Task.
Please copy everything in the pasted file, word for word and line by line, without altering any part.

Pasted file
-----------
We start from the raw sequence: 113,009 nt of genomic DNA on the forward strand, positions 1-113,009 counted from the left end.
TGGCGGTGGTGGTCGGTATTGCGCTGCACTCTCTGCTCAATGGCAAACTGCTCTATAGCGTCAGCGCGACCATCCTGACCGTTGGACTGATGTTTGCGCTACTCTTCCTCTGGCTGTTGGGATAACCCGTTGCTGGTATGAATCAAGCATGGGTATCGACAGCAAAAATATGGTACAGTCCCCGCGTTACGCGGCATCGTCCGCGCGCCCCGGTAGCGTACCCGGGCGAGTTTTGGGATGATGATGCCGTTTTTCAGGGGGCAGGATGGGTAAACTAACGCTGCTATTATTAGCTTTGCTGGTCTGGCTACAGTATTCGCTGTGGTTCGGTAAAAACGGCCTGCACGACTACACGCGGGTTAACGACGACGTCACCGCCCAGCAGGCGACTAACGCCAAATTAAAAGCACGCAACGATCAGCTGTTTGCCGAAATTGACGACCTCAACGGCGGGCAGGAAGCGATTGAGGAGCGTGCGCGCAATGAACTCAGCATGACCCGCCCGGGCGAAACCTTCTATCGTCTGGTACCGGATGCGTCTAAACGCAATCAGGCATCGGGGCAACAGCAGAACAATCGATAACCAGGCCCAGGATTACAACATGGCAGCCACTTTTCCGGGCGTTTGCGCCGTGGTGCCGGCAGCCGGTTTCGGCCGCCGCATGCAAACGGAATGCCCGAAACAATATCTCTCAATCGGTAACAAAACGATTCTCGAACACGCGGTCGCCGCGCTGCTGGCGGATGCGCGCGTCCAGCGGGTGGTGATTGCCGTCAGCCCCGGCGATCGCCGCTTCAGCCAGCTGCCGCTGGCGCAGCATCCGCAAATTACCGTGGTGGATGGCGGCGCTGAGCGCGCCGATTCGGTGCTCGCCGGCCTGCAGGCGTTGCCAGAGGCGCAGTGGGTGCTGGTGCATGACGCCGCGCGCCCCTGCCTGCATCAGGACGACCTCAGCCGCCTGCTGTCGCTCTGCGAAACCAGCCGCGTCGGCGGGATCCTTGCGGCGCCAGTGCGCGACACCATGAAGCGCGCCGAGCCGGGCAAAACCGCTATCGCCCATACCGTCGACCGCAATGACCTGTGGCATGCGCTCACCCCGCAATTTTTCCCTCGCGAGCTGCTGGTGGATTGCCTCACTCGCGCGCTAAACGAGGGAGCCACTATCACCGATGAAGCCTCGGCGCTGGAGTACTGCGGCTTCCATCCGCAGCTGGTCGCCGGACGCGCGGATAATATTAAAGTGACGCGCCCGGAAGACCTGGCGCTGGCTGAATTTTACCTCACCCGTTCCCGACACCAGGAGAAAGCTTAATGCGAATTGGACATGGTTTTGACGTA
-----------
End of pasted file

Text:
We start from the raw sequence: 113,009 nt of genomic DNA on the forward strand, positions 1-113,009 counted from the left end.
TGGCGGTGGTGGTCGGTATTGCGCTGCACTCTCTGCTCAATGGCAAACTGCTCTATAGCGTCAGCGCGACCATCCTGACCGTTGGACTGATGTTTGCGCTACTCTTCCTCTGGCTGTTGGGATAACCCGTTGCTGGTATGAATCAAGCATGGGTATCGACAGCAAAAATATGGTACAGTCCCCGCGTTACGCGGCATCGTCCGCGCGCCCCGGTAGCGTACCCGGGCGAGTTTTGGGATGATGATGCCGTTTTTCAGGGGGCAGGATGGGTAAACTAACGCTGCTATTATTAGCTTTGCTGGTCTGGCTACAGTATTCGCTGTGGTTCGGTAAAAACGGCCTGCACGACTACACGCGGGTTAACGACGACGTCACCGCCCAGCAGGCGACTAACGCCAAATTAAAAGCACGCAACGATCAGCTGTTTGCCGAAATTGACGACCTCAACGGCGGGCAGGAAGCGATTGAGGAGCGTGCGCGCAATGAACTCAGCATGACCCGCCCGGGCGAAACCTTCTATCGTCTGGTACCGGATGCGTCTAAACGCAATCAGGCATCGGGGCAACAGCAGAACAATCGATAACCAGGCCCAGGATTACAACATGGCAGCCACTTTTCCGGGCGTTTGCGCCGTGGTGCCGGCAGCCGGTTTCGGCCGCCGCATGCAAACGGAATGCCCGAAACAATATCTCTCAATCGGTAACAAAACGATTCTCGAACACGCGGTCGCCGCGCTGCTGGCGGATGCGCGCGTCCAGCGGGTGGTGATTGCCGTCAGCCCCGGCGATCGCCGCTTCAGCCAGCTGCCGCTGGCGCAGCATCCGCAAATTACCGTGGTGGATGGCGGCGCTGAGCGCGCCGATTCGGTGCTCGCCGGCCTGCAGGCGTTGCCAGAGGCGCAGTGGGTGCTGGTGCATGACGCCGCGCGCCCCTGCCTGCATCAGGACGACCTCAGCCGCCTGCTGTCGCTCTGCGAAACCAGCCGCGTCGGCGGGATCCTTGCGGCGCCAGTGCGCGACACCATGAAGCGCGCCGAGCCGGGCAAAACCGCTATCGCCCATACCGTCGACCGCAATGACCTGTGGCATGCGCTCACCCCGCAATTTTTCCCTCGCGAGCTGCTGGTGGATTGCCTCACTCGCGCGCTAAACGAGGGAGCCACTATCACCGATGAAGCCTCGGCGCTGGAGTACTGCGGCTTCCATCCGCAGCTGGTCGCCGGACGCGCGGATAATATTAAAGTGACGCGCCCGGAAGACCTGGCGCTGGCTGAATTTTACCTCACCCGTTCCCGACACCAGGAGAAAGCTTAATGCGAATTGGACATGGTTTTGACGTA